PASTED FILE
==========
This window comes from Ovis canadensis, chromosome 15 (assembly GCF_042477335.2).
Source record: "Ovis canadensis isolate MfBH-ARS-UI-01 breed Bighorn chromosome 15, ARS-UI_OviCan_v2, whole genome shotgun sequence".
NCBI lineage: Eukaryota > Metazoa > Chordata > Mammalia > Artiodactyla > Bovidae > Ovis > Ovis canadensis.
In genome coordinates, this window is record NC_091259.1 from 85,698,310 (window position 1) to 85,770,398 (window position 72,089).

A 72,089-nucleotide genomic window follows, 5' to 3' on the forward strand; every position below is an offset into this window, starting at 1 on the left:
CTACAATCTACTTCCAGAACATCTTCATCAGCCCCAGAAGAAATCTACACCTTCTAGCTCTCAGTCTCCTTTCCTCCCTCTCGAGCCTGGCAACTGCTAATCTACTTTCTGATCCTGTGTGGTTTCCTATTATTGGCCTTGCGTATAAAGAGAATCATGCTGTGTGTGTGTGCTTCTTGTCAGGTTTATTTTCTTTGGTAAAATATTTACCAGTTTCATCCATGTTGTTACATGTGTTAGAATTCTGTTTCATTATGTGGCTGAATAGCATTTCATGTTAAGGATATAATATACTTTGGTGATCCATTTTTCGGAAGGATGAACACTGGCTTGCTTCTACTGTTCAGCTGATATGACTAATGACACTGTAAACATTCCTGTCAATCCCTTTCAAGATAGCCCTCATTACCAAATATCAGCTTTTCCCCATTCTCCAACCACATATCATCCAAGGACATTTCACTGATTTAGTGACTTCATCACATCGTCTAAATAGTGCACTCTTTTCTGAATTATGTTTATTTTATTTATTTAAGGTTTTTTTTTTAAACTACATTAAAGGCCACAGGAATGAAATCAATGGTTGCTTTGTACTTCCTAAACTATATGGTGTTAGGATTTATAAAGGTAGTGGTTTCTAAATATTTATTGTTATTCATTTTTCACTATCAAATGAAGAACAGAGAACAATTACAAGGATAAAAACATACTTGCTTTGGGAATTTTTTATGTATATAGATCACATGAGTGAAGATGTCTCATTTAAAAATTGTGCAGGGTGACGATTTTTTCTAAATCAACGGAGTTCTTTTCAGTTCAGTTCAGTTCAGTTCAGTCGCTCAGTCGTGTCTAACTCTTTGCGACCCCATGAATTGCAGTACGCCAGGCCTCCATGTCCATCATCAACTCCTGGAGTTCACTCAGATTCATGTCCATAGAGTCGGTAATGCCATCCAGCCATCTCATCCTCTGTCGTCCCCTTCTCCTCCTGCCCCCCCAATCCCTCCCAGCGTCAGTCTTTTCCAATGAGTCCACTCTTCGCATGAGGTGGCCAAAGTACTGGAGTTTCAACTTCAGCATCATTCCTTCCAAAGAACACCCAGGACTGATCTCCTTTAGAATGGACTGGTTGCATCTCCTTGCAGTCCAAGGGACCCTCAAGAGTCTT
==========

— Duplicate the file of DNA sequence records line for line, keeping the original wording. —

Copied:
This window comes from Ovis canadensis, chromosome 15 (assembly GCF_042477335.2).
Source record: "Ovis canadensis isolate MfBH-ARS-UI-01 breed Bighorn chromosome 15, ARS-UI_OviCan_v2, whole genome shotgun sequence".
NCBI lineage: Eukaryota > Metazoa > Chordata > Mammalia > Artiodactyla > Bovidae > Ovis > Ovis canadensis.
In genome coordinates, this window is record NC_091259.1 from 85,698,310 (window position 1) to 85,770,398 (window position 72,089).

A 72,089-nucleotide genomic window follows, 5' to 3' on the forward strand; every position below is an offset into this window, starting at 1 on the left:
CTACAATCTACTTCCAGAACATCTTCATCAGCCCCAGAAGAAATCTACACCTTCTAGCTCTCAGTCTCCTTTCCTCCCTCTCGAGCCTGGCAACTGCTAATCTACTTTCTGATCCTGTGTGGTTTCCTATTATTGGCCTTGCGTATAAAGAGAATCATGCTGTGTGTGTGTGCTTCTTGTCAGGTTTATTTTCTTTGGTAAAATATTTACCAGTTTCATCCATGTTGTTACATGTGTTAGAATTCTGTTTCATTATGTGGCTGAATAGCATTTCATGTTAAGGATATAATATACTTTGGTGATCCATTTTTCGGAAGGATGAACACTGGCTTGCTTCTACTGTTCAGCTGATATGACTAATGACACTGTAAACATTCCTGTCAATCCCTTTCAAGATAGCCCTCATTACCAAATATCAGCTTTTCCCCATTCTCCAACCACATATCATCCAAGGACATTTCACTGATTTAGTGACTTCATCACATCGTCTAAATAGTGCACTCTTTTCTGAATTATGTTTATTTTATTTATTTAAGGTTTTTTTTTTAAACTACATTAAAGGCCACAGGAATGAAATCAATGGTTGCTTTGTACTTCCTAAACTATATGGTGTTAGGATTTATAAAGGTAGTGGTTTCTAAATATTTATTGTTATTCATTTTTCACTATCAAATGAAGAACAGAGAACAATTACAAGGATAAAAACATACTTGCTTTGGGAATTTTTTATGTATATAGATCACATGAGTGAAGATGTCTCATTTAAAAATTGTGCAGGGTGACGATTTTTTCTAAATCAACGGAGTTCTTTTCAGTTCAGTTCAGTTCAGTTCAGTCGCTCAGTCGTGTCTAACTCTTTGCGACCCCATGAATTGCAGTACGCCAGGCCTCCATGTCCATCATCAACTCCTGGAGTTCACTCAGATTCATGTCCATAGAGTCGGTAATGCCATCCAGCCATCTCATCCTCTGTCGTCCCCTTCTCCTCCTGCCCCCCCAATCCCTCCCAGCGTCAGTCTTTTCCAATGAGTCCACTCTTCGCATGAGGTGGCCAAAGTACTGGAGTTTCAACTTCAGCATCATTCCTTCCAAAGAACACCCAGGACTGATCTCCTTTAGAATGGACTGGTTGCATCTCCTTGCAGTCCAAGGGACCCTCAAGAGTCTT